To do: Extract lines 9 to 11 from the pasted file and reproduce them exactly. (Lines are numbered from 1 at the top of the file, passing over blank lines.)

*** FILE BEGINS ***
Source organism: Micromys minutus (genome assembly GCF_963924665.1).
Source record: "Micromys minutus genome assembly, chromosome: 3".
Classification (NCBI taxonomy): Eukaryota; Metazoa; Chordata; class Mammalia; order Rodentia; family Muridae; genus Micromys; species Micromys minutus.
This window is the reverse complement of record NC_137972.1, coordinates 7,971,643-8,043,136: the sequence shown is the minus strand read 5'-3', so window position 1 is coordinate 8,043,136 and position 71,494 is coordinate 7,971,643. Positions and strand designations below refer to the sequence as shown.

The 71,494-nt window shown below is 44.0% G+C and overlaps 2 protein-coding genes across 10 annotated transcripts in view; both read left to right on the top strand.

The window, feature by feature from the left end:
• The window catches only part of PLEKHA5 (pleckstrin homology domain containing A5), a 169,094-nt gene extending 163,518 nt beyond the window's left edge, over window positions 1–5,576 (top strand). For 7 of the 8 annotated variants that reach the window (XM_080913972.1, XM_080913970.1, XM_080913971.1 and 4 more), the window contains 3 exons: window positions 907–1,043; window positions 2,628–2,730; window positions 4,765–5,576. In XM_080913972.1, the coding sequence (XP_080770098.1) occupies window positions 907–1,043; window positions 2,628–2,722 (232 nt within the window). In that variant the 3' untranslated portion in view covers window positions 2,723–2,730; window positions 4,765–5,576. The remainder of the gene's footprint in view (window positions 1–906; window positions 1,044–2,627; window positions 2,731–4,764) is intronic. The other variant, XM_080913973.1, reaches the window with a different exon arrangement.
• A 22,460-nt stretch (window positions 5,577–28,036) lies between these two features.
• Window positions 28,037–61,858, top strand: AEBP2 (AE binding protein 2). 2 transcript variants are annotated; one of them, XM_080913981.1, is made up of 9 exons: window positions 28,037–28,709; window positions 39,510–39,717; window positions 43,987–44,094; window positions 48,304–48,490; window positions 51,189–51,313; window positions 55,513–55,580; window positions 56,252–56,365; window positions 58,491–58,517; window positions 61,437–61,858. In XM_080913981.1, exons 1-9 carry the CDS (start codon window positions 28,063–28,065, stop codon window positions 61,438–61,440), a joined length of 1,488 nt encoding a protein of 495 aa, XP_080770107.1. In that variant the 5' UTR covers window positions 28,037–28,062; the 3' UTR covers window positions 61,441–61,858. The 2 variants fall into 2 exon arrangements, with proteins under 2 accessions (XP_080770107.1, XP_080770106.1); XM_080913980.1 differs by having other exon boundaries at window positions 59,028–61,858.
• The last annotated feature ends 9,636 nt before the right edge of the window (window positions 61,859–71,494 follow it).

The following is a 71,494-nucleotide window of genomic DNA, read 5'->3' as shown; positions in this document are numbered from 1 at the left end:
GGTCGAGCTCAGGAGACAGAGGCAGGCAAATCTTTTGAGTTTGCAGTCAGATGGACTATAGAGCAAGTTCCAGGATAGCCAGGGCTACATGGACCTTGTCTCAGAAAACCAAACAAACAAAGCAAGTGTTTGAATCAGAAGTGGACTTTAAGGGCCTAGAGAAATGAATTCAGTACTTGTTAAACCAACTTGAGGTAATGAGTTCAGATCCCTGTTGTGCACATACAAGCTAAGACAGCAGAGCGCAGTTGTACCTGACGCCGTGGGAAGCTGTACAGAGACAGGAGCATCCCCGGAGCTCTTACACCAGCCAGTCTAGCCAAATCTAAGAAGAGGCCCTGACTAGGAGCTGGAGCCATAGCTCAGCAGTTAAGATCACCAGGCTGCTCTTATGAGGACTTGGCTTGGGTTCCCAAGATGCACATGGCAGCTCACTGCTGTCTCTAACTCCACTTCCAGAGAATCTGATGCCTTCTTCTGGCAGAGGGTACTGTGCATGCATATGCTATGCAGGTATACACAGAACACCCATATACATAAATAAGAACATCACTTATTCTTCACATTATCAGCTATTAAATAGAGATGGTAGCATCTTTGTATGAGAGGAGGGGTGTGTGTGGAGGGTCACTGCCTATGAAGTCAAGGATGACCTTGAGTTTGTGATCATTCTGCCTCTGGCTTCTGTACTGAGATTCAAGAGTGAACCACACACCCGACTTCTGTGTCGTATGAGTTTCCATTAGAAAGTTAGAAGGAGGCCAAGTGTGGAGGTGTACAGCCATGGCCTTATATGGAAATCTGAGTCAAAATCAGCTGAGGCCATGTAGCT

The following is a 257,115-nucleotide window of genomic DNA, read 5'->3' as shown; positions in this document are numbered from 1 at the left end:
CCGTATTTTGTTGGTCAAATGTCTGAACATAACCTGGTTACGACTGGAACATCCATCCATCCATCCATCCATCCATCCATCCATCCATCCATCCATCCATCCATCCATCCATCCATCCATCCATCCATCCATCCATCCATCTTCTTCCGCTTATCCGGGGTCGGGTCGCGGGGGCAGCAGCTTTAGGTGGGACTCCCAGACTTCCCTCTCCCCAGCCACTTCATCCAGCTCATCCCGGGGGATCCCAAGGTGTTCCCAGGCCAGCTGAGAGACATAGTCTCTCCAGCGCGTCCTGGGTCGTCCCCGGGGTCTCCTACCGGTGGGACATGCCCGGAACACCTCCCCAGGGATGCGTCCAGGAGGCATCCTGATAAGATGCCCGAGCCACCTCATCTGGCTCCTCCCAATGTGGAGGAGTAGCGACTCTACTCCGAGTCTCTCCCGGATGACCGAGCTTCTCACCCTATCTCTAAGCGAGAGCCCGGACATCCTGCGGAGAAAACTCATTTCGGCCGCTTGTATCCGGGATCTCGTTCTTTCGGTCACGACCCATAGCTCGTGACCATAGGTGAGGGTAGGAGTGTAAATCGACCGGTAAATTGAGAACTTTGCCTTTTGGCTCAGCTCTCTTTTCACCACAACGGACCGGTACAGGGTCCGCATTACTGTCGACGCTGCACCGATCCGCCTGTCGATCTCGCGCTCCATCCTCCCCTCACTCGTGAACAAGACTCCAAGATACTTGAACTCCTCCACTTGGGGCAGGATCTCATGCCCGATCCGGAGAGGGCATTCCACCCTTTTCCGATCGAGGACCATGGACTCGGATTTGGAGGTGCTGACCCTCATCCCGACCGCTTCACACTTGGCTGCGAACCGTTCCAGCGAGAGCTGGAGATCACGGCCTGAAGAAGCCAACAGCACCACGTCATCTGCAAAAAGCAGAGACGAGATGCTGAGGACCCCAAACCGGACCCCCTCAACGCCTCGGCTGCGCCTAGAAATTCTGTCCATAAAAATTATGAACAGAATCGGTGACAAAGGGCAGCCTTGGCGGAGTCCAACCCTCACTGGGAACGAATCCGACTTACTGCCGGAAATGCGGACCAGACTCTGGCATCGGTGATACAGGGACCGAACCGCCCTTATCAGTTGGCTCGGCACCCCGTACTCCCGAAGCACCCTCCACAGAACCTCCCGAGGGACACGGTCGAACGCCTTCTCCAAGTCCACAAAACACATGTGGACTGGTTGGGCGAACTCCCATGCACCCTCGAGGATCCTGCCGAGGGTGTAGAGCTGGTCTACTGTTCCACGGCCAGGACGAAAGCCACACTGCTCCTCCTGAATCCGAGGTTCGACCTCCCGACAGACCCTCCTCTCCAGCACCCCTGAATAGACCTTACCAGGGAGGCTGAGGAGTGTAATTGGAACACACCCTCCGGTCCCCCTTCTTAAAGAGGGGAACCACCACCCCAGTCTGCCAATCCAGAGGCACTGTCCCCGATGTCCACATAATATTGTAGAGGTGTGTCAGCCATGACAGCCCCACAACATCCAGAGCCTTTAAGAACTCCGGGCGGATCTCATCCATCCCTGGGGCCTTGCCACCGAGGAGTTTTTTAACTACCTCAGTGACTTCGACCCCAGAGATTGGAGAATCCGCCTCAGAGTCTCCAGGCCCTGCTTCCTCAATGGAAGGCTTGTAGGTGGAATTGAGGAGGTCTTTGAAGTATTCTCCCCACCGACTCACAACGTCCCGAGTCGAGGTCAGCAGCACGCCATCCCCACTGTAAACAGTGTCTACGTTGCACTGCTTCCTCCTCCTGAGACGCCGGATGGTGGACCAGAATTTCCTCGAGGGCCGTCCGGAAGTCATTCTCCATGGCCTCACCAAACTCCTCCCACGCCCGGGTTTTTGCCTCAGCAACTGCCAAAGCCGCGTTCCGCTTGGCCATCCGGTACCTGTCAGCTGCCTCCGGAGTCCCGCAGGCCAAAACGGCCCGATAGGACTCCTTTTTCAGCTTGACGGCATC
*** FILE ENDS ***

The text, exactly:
• Window positions 28,037–61,858, top strand: AEBP2 (AE binding protein 2). 2 transcript variants are annotated; one of them, XM_080913981.1, is made up of 9 exons: window positions 28,037–28,709; window positions 39,510–39,717; window positions 43,987–44,094; window positions 48,304–48,490; window positions 51,189–51,313; window positions 55,513–55,580; window positions 56,252–56,365; window positions 58,491–58,517; window positions 61,437–61,858. In XM_080913981.1, exons 1-9 carry the CDS (start codon window positions 28,063–28,065, stop codon window positions 61,438–61,440), a joined length of 1,488 nt encoding a protein of 495 aa, XP_080770107.1. In that variant the 5' UTR covers window positions 28,037–28,062; the 3' UTR covers window positions 61,441–61,858. The 2 variants fall into 2 exon arrangements, with proteins under 2 accessions (XP_080770107.1, XP_080770106.1); XM_080913980.1 differs by having other exon boundaries at window positions 59,028–61,858.
• The last annotated feature ends 9,636 nt before the right edge of the window (window positions 61,859–71,494 follow it).

The following is a 71,494-nucleotide window of genomic DNA, read 5'->3' as shown; positions in this document are numbered from 1 at the left end: